Addis Ababa (ENA)–The Ethiopian Wildlife Conservation Authority (EWCA) has urged judiciary and prosecutorial bodies and other key stakeholders to put their efforts together against the ever escalating problems of illegal wildlife trafficking
Efforts of strengthening and building the capacity of law enforcement are crucial to prevent and end illegal wildlife trafficking, according the authority.
The call came at the opening of a three days workshop aimed at building the capacity of law enforcement in general and other key stakeholders in particular.
In his speech at the opening of the workshop, Research and Monitoring Director of the authority Kashay Gebretensae said integrated and collaborative intervention of judiciary bodies including other concerned institutions is crucial to end illicit wildlife trafficking.
The judicial and prosecutorial assistance training workshop included five main components: existing policies and legislations and the legal framework, investigation, intelligence collaboration and intervention, according to the director.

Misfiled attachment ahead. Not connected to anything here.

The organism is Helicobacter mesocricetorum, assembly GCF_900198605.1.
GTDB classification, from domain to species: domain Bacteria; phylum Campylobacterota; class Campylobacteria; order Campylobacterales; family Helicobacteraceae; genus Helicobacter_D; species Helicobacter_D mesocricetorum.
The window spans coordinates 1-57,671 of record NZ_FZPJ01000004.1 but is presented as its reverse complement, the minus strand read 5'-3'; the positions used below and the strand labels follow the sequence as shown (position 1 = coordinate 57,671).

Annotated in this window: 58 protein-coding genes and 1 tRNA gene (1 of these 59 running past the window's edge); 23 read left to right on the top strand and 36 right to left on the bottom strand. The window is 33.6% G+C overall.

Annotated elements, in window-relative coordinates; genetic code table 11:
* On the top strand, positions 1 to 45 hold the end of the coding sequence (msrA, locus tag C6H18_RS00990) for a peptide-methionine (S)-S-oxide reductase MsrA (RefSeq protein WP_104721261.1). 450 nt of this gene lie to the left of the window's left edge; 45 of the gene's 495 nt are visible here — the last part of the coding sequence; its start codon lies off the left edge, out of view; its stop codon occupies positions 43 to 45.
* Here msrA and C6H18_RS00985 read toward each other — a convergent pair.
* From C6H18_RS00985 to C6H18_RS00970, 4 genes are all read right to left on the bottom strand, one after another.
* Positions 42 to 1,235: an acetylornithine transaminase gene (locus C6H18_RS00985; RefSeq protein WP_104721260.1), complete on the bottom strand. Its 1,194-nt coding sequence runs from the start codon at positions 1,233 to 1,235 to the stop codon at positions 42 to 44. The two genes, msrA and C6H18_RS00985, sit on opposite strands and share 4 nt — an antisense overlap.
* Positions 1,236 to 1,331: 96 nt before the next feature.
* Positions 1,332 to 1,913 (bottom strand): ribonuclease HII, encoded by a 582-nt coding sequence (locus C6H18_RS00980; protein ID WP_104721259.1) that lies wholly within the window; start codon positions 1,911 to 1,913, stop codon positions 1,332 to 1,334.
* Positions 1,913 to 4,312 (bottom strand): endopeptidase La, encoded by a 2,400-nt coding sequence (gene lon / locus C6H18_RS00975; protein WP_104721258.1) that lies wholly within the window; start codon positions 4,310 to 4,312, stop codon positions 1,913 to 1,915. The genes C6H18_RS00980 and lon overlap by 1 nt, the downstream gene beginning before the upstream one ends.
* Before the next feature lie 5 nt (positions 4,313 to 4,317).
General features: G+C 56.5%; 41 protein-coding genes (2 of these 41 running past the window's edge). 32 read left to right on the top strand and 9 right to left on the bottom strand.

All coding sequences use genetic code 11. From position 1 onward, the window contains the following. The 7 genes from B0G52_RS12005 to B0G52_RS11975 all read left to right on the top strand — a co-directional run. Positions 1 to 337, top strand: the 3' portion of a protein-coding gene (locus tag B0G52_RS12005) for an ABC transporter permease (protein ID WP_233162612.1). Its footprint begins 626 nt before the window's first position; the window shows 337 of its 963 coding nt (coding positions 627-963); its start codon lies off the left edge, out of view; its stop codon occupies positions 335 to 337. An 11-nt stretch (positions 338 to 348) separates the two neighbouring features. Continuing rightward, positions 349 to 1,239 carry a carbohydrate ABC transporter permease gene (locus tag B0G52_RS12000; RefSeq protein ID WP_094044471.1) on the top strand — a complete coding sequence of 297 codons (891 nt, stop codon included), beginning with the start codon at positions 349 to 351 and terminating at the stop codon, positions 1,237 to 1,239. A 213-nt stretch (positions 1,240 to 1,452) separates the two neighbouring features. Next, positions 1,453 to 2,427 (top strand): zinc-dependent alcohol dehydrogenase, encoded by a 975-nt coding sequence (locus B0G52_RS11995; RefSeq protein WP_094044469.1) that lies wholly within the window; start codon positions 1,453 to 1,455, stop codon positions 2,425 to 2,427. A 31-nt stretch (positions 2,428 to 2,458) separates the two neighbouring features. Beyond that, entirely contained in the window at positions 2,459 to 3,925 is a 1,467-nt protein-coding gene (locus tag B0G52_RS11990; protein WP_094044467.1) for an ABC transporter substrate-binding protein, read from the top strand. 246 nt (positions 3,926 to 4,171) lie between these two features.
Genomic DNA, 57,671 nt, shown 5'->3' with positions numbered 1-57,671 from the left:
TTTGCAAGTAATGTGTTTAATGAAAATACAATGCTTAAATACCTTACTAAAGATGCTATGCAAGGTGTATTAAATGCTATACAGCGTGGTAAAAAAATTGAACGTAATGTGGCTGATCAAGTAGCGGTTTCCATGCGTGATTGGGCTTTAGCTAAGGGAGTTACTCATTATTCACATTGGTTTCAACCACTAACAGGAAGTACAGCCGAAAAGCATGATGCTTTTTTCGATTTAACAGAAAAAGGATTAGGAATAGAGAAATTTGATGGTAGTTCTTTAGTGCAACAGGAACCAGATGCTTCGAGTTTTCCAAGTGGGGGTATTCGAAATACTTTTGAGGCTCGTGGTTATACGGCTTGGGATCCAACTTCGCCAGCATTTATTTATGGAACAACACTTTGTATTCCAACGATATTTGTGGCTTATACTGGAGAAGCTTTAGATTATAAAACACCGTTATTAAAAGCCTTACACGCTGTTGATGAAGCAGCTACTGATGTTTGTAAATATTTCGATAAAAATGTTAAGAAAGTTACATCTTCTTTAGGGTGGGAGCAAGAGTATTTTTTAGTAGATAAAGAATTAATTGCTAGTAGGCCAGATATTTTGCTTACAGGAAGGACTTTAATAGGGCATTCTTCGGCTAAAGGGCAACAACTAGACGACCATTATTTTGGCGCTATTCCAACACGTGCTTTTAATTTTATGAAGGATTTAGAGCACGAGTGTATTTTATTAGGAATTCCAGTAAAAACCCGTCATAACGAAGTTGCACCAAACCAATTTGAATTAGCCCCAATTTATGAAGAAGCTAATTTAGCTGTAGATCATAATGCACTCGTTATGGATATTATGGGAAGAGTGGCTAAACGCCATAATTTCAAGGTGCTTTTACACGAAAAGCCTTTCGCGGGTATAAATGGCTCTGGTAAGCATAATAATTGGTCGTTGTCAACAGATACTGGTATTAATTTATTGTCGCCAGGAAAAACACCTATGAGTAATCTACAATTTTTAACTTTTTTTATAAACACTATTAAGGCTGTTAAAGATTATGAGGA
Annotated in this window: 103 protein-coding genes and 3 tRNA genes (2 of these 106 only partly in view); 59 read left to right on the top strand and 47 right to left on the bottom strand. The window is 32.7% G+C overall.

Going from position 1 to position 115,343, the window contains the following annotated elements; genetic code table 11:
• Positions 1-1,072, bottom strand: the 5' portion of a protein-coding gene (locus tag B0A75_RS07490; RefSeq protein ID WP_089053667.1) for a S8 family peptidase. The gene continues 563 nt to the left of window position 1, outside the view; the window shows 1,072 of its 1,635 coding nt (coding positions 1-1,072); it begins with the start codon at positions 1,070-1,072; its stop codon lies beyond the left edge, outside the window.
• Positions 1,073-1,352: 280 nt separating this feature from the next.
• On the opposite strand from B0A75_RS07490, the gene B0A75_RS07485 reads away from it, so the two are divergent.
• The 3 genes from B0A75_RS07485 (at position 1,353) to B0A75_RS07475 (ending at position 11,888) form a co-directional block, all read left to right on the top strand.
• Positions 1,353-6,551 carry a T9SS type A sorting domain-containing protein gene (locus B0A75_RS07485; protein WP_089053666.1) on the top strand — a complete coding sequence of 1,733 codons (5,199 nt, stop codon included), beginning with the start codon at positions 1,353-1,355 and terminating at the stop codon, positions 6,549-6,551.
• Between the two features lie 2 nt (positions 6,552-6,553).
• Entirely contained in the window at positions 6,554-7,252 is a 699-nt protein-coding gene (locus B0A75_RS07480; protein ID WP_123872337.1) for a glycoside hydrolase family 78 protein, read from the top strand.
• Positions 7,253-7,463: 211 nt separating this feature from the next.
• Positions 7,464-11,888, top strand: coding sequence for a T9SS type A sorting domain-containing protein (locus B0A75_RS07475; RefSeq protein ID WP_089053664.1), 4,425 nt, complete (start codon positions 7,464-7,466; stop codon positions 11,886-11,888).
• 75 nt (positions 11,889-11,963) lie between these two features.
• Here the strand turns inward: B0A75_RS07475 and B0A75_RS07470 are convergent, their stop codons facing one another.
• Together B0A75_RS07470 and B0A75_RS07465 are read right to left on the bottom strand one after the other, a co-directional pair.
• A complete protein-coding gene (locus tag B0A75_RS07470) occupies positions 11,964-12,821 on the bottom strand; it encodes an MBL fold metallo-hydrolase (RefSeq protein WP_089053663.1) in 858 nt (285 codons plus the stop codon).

The workshop also focuses on overturning the ever increasing illegal wildlife trafficking problems at large.
Senior Program Officer for Species Protection in Kenya Nathan Gichohi on his part commented that illegal wildlife trafficking is at an alarming stage as the region is losing many species of elephant, lion, rhinos and other animal species.
“We are working at three levels to stop the killing, stop the trafficking across the borders and stop the demand from Asia,” the Officer said.
According to Gichohi, the African Wildlife Foundation is also working to stop the killing and trafficking of wildlife species as well as the demand for the species.
“Poaching and wildlife trafficking have decimated wildlife population not just in Africa but globally,” said James Isiche Regional Director East Africa for International Fund for Animal welfare (IFAW).
The fund has continued to be key partner with Ethiopia in combating wildlife crime and it is enjoying similar authority in the region, the director said.
Isiche who indicated that wildlife products particularly ivory continued to be seen in large quantities at sea and airports, added: “we also like to acknowledge our partnership with African Wildlife Foundation to enhance wildlife law enforcement not only in East Africa but globally.”